The debate has returned to Arizona, where once again the Arizona Corporation Commission is considering deregulating utility companies.
The Arizona Corporation Commission is considering deregulating the state’s electric utilities, but there’s evidence from the places that have deregulated that it hurts consumers in the long run.
For instance, in the 85 percent of Texas that has been deregulated since 2002, prices are up to 40 percent higher than in the regulated areas, MainStreet.com says.
Bloomberg reported last year:
Texans paid some of the lowest rates in the country before the changes, according to the U.S. Energy Information Administration. Now they pay the fifth-highest electricity prices. The policy shift toward competition has also misfired in other states including California.
A 2011 analysis conducted by JBS Energy economist William Marcus, using U.S. Energy Information Administration data from across the country, found that “there is about a 10 percent increase in residential rates associated with deregulation,” even after accounting for underlying cost differences between states that do and do not regulate prices.
The debate in Arizona about the change continues. Among the groups opposing deregulation there is AARP. The Republic newspaper reported:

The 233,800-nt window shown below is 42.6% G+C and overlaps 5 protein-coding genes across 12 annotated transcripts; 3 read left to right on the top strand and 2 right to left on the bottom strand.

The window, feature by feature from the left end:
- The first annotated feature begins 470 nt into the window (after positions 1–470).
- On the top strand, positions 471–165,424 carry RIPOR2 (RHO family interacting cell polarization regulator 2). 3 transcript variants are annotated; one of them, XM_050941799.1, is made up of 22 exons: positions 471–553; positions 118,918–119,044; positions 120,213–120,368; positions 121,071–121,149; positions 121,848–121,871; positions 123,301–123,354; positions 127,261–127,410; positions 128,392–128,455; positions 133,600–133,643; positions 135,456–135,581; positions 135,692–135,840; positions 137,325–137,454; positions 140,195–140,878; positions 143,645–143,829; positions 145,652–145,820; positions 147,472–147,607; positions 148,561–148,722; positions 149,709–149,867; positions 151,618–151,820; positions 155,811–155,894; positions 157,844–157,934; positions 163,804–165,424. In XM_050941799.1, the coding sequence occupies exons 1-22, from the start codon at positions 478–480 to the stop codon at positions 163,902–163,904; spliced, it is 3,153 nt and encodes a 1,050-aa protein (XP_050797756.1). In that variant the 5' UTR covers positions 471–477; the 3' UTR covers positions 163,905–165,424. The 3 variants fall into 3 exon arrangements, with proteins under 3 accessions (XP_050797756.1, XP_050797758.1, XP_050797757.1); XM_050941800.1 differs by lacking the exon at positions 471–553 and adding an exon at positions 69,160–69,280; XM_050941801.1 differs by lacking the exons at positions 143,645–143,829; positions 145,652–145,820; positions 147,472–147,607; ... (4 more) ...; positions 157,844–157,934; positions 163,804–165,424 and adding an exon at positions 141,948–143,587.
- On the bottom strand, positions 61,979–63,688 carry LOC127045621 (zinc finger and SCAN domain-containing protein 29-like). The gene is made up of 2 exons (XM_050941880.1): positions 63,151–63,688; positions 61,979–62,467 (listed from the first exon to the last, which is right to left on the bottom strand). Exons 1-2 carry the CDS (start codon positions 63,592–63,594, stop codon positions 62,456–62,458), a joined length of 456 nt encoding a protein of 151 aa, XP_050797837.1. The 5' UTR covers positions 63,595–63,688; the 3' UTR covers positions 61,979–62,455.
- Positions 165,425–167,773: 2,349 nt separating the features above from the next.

“Deregulation won’t mean lower rates, it may mean paying more for power for many Arizonans,” David Mitchell, AARP Arizona director, said in a statement. “This is evidenced by many people in deregulated states paying higher rates for their electricity after deregulation. Arizona’s residential electrical rates are already below the national average. With our hot temperatures, why gamble with the pocketbooks and safety of Arizonans through deregulation? In our state we’ve never suffered a shortage of electrical generation and our low utility rates are attractive to businesses.”
Regardless of the status of regulation in your state, there are lots of things you can do to cut your own energy costs. Use the tips in the video below and you’ll be saving money on the power bill this winter:
Do you live in a deregulated state? How has your energy bill changed over time? Let us know your thoughts on our Facebook page.